Snow, Cars and Growth
A couple of years ago, I was listening to a friend explain why she left Rochester for Jacksonville. "I was tired of digging my car out of the snow." It occurred to me that the nexus between driving and winter weather may at least partially explain the decline of America’s northern Rust Belt.
Here’s why: car care and storage makes snow a bigger bother than might otherwise be the case: if you don’t have a heated garage, you have to dig your car out of the snow every day, and if you park on the street you may have to constantly move your car to accommodate municipal snow removal.
A couple of years ago, I was listening to a friend explain why she left Rochester for Jacksonville. "I was tired of digging my car out of the snow." It occurred to me that the nexus between driving and winter weather may at least partially explain the decline of America's northern Rust Belt.
Here's why: car care and storage makes snow a bigger bother than might otherwise be the case: if you don't have a heated garage, you have to dig your car out of the snow every day, and if you park on the street you may have to constantly move your car to accommodate municipal snow removal.
By contrast, if you live in either a snow-free southern city or a transit-friendly northern city, you don't have this problem: in the first case because there is no snow to worry about, in the second case because there is no car to worry about (or at least you don't have to use it as often if you own one). So to the extent snow governs your relocation decisions, places that are both (1) car-dependent and (2) snowy are at a disadvantage compared to places that share only one of these characteristics.
And indeed, such places have been especially noncompetitive in recent decades. As a general matter, southern cities have grown faster than northern cities. But within the north, not all regions are equal. Some "Rust Belt" northern regions, such as Cleveland and Buffalo, have suffered massive outmigration; their central city populations have nosedived, while their regional populations have stagnated. By contrast, other northern cities have survived the late 20th century more comfortably. Their central cities have either grown or lost population at a slower rate than in the Rust Belt. And by and large, the least car-dominated American cities are within this group.
Among the twenty-five largest American cities, five have significant snow levels (over about 20 inches per year) and significant (over 25 percent of central-city residents) transit ridership: Washington, Boston, Philadelphia, Chicago, and New York. * Three of these cities (Washington, Boston and Chicago) gained population between 1990 and 2007. Two lost population - but at a pretty mild rate: Philadelphia lost 8 percent of its population, and Washington lost about 3 percent. All five cities were part of growing metropolitan areas.**
By contrast, the most rapidly declining cities tend to be more automobile-dependent. Four metropolitan areas with over one million people lost population between 1990 and 2007: all of them had lower transit ridership than the cities discussed above, and three of them (Pittsburgh, Buffalo and Cleveland) had very high snowfall levels. All three lost well over 10 percent of their central-city population since 1990. (The fourth, New Orleans, lost population in part due to a natural disaster). Some other car-oriented snowy cities, such as Detroit and St. Louis, have suffered from massive central-city decline and slow metropolitan growth.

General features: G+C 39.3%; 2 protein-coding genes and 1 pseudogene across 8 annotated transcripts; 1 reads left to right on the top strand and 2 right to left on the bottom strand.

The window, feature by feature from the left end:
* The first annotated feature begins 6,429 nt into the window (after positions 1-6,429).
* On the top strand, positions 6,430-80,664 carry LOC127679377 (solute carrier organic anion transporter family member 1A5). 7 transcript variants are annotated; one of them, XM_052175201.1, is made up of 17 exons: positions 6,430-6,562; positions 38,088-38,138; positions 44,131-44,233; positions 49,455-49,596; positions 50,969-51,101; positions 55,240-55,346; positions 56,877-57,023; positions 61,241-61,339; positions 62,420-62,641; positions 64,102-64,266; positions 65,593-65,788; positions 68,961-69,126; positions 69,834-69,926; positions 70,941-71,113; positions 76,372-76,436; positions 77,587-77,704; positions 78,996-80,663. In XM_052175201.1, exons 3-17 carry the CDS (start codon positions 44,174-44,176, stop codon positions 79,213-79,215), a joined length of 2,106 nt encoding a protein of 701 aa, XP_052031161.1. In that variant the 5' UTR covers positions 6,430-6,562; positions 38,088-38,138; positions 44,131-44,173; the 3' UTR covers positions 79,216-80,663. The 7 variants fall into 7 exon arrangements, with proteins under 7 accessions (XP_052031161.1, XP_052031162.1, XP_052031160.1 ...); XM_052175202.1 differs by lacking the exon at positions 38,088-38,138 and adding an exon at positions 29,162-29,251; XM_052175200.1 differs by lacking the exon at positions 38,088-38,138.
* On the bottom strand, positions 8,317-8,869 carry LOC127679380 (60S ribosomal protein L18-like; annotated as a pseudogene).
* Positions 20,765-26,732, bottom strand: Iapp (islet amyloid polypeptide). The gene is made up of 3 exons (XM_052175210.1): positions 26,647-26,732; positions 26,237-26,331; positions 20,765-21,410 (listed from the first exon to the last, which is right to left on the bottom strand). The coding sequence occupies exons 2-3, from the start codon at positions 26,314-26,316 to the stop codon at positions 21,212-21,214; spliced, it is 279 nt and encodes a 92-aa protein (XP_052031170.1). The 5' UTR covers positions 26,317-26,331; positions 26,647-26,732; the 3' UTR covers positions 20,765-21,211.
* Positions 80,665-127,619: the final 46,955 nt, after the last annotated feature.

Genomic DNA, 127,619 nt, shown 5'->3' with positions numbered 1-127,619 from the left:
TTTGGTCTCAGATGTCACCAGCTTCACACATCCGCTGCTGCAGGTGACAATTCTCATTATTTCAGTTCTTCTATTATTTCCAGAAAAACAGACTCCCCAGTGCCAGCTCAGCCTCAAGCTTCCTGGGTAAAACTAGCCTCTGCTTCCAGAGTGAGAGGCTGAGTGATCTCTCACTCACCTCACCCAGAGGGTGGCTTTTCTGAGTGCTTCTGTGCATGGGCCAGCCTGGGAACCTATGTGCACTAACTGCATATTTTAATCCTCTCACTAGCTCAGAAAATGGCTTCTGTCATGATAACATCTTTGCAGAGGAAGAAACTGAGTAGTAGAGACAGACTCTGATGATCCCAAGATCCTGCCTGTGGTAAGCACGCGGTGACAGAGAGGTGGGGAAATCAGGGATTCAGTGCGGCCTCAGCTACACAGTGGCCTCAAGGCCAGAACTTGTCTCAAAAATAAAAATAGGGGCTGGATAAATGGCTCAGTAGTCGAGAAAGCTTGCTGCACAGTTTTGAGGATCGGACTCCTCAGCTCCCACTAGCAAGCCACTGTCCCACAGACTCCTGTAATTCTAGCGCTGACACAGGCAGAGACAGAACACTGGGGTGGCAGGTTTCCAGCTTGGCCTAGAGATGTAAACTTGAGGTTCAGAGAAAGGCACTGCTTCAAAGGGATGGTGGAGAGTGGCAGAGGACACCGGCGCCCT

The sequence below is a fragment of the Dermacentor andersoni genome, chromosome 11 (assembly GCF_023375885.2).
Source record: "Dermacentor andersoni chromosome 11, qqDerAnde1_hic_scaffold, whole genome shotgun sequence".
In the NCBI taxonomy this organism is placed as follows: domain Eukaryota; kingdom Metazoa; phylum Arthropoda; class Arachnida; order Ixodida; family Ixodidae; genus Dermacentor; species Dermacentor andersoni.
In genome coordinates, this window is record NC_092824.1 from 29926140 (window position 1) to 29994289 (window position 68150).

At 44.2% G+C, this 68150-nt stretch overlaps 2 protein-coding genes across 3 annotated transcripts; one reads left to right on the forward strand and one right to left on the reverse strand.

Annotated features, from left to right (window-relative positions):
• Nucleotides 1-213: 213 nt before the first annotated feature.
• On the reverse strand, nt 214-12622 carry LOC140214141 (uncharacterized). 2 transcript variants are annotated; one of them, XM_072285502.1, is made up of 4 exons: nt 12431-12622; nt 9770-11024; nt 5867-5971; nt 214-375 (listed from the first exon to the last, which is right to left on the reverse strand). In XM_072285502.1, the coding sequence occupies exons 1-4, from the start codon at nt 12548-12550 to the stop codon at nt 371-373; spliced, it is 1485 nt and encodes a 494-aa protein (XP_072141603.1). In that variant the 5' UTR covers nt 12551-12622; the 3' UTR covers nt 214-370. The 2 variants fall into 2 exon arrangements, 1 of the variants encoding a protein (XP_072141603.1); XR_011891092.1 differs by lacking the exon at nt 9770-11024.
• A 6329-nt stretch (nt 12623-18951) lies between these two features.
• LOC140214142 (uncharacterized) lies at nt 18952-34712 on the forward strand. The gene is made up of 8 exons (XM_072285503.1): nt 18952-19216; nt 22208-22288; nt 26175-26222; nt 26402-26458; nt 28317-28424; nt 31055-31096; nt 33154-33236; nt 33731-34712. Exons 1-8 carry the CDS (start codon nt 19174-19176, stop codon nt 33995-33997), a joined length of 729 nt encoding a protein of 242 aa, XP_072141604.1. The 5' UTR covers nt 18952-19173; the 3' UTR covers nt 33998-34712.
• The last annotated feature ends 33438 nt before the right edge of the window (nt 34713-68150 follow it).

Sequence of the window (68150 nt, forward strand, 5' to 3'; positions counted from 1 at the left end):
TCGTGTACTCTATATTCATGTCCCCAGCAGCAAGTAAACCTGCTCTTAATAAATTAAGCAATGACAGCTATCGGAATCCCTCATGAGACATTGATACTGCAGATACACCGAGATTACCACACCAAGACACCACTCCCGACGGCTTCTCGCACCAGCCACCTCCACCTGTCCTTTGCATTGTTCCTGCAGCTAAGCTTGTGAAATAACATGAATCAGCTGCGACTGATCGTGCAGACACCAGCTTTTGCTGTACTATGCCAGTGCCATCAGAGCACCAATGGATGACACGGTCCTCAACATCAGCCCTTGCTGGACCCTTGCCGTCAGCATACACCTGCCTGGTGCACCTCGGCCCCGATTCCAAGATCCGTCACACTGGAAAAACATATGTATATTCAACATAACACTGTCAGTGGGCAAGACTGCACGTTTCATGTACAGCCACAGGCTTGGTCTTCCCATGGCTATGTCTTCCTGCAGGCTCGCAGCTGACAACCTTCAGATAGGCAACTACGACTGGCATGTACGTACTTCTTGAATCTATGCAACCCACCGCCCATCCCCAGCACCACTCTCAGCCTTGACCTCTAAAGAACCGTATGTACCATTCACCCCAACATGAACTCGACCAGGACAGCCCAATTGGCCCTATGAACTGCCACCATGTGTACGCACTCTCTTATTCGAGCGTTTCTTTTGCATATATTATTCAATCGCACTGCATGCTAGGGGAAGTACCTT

On the other hand, some cities combined fairly high levels of snow with population growth. For example, Minneapolis and Denver have more snowfall than most of our most heavily transit-oriented cities, yet both their central cities and surrounding suburbs have gained population in recent decades. And Indianapolis and Columbus have very low transit ridership (under 5 percent of city residents) and yet have gained population (although their snowfall is at the low end of the "Snow Belt", with only 20-30 inches per year, comparable to Washington and New York but lower than Boston or Chicago).*** So I don't think one can plausibly argue that the combination of so-so public transit and high snowfall automatically leads to decline.
But as a matter of common sense, it does seem logical to me that a car-oriented Snow Belt city will, all else being equal, be a marginally less attractive place to live than (a) a less car-oriented city with better alternatives to driving, and (b) a car-oriented city where residents do not have to struggle with snow. Given this conclusion, it makes more sense**** for a snowy city to invest in public transit (and to steer development to places already served by transit) than for a not-so-snowy one to do so.
*Transit ridership statistics from the 2000 Census are at http://www.census.gov/prod/2004pubs/03statab/trans.pdf (Table 1092). The preceding table lists ridership by metropolitan area; because suburbs are more car-dependent than cities, regional ridership tends to be much lower than central-city ridership. However, all of these cities have regional ridership higher than the average.
** http://www.census.gov/prod/2008pubs/09statab/pop.pdf (Tables 19, 26) (city and metro area population statistics).
*** http://lwf.ncdc.noaa.gov/oa/climate/online/ccd/snowfall.html (snowfall statistics by city)
****Or, if you favor expanded public transit in all cities, "even more sense."